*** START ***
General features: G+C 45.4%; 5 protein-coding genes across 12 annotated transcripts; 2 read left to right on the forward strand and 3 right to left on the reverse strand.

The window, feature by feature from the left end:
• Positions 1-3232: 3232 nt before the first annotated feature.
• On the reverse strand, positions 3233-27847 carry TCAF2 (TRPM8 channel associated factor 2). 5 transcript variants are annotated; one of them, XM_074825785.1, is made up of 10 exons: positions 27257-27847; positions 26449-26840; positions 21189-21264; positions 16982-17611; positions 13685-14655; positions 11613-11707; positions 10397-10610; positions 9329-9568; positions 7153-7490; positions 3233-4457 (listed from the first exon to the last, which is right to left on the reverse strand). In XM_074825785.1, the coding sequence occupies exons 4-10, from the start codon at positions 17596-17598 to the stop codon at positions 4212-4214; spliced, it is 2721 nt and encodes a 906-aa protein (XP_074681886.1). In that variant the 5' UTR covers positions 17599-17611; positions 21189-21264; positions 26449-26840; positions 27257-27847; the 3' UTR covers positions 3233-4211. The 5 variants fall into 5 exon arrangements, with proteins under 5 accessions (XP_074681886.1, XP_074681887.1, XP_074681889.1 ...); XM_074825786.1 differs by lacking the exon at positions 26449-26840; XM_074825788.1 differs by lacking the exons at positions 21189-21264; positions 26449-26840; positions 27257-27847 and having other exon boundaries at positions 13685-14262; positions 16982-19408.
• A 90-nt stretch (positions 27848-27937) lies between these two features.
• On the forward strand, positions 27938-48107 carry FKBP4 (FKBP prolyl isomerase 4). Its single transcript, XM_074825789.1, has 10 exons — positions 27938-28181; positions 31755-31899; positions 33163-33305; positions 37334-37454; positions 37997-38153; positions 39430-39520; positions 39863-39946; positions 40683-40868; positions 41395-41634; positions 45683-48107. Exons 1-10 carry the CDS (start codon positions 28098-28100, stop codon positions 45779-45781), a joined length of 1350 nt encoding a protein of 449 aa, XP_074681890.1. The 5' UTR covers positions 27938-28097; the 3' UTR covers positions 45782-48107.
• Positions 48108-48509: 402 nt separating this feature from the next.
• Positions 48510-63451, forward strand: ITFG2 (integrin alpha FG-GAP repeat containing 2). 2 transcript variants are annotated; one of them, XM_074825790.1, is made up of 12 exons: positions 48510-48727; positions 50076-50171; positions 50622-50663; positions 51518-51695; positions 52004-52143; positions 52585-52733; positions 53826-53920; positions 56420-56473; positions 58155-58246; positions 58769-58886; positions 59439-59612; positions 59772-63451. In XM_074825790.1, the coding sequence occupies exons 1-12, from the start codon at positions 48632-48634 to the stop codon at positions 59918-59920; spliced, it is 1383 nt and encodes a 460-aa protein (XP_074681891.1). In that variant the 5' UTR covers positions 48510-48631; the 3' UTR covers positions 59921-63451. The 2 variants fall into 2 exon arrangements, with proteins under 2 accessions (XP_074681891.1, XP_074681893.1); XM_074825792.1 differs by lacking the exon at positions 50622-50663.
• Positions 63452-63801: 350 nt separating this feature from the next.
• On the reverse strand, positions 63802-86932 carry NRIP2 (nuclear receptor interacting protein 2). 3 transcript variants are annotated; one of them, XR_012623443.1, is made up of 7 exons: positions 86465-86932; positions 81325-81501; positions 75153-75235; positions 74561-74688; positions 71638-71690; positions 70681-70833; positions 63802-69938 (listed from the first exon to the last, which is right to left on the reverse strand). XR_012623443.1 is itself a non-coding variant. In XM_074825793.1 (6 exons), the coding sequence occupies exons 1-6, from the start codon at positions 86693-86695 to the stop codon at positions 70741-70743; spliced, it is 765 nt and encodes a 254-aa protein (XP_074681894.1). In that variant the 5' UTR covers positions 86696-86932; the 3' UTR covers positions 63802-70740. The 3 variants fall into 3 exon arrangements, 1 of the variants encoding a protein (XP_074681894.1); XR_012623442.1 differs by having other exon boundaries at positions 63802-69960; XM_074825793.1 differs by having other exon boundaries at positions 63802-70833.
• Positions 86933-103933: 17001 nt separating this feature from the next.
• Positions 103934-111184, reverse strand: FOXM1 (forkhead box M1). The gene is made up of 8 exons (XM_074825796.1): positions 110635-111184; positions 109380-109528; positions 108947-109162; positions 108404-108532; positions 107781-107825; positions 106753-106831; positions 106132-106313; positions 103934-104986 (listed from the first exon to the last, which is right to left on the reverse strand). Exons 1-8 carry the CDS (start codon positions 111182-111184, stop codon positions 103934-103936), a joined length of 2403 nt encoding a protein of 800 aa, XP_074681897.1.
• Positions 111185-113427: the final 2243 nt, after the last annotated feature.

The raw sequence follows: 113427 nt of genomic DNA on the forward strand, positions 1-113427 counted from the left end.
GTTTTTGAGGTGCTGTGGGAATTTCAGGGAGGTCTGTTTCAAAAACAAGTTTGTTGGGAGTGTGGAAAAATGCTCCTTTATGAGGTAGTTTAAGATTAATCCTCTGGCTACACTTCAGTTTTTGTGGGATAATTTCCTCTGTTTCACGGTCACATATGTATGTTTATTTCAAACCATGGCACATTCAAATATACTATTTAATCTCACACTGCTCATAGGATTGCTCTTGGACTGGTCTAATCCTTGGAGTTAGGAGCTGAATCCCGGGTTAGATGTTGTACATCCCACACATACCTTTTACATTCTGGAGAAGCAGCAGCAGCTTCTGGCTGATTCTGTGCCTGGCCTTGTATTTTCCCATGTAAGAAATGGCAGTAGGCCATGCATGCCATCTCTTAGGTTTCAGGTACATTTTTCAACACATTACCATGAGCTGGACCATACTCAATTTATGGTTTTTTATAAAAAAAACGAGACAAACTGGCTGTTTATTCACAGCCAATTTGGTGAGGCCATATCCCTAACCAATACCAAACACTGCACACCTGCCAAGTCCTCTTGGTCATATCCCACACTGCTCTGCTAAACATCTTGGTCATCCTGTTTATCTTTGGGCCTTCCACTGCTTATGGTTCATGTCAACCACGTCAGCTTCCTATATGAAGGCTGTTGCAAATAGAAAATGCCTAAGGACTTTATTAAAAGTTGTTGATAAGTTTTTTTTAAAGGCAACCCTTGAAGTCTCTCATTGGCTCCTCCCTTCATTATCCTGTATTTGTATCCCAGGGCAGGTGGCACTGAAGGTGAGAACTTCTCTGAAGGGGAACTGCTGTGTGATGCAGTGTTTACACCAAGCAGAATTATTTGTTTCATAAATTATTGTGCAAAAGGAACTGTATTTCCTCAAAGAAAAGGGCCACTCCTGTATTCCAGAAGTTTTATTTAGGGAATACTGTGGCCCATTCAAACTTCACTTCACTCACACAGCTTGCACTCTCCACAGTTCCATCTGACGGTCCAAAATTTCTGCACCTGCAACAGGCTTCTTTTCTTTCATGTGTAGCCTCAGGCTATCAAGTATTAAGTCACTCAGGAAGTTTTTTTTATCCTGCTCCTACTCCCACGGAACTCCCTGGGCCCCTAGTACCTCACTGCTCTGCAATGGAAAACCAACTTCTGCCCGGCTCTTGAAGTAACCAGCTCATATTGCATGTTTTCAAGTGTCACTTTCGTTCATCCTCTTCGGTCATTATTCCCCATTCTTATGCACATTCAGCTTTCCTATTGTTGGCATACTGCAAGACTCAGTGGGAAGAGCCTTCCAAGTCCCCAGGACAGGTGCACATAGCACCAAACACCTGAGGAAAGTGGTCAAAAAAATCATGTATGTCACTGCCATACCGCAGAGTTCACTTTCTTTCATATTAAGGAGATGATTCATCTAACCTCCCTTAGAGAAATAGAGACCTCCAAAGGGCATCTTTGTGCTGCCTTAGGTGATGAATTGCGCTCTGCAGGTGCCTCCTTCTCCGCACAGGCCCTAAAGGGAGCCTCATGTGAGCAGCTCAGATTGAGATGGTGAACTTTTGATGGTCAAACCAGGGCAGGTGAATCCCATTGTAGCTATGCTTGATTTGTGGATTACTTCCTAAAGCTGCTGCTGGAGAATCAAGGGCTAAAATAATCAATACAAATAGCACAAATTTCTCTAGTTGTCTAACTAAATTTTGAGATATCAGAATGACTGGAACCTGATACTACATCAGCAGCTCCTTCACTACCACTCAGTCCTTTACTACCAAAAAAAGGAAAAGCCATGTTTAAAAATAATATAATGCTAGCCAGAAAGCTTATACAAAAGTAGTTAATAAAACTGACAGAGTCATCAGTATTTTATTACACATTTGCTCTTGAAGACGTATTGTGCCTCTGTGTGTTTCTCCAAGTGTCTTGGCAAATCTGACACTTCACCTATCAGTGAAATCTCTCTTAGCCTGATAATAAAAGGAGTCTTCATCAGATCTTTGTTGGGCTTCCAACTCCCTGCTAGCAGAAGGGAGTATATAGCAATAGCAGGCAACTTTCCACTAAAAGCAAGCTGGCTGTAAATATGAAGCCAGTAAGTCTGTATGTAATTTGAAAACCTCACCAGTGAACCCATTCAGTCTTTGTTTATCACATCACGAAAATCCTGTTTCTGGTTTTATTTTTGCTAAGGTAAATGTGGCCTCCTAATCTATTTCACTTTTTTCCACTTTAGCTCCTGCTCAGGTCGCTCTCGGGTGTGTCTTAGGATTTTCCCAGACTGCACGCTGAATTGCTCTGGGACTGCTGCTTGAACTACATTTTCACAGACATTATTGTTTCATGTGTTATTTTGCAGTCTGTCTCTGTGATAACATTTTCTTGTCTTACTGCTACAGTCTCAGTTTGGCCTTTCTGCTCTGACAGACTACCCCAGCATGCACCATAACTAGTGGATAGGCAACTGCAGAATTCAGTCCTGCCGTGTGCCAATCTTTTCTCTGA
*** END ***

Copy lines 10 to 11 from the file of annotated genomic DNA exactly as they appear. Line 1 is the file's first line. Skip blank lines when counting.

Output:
• On the reverse strand, positions 63802-86932 carry NRIP2 (nuclear receptor interacting protein 2). 3 transcript variants are annotated; one of them, XR_012623443.1, is made up of 7 exons: positions 86465-86932; positions 81325-81501; positions 75153-75235; positions 74561-74688; positions 71638-71690; positions 70681-70833; positions 63802-69938 (listed from the first exon to the last, which is right to left on the reverse strand). XR_012623443.1 is itself a non-coding variant. In XM_074825793.1 (6 exons), the coding sequence occupies exons 1-6, from the start codon at positions 86693-86695 to the stop codon at positions 70741-70743; spliced, it is 765 nt and encodes a 254-aa protein (XP_074681894.1). In that variant the 5' UTR covers positions 86696-86932; the 3' UTR covers positions 63802-70740. The 3 variants fall into 3 exon arrangements, 1 of the variants encoding a protein (XP_074681894.1); XR_012623442.1 differs by having other exon boundaries at positions 63802-69960; XM_074825793.1 differs by having other exon boundaries at positions 63802-70833.
• Positions 86933-103933: 17001 nt separating this feature from the next.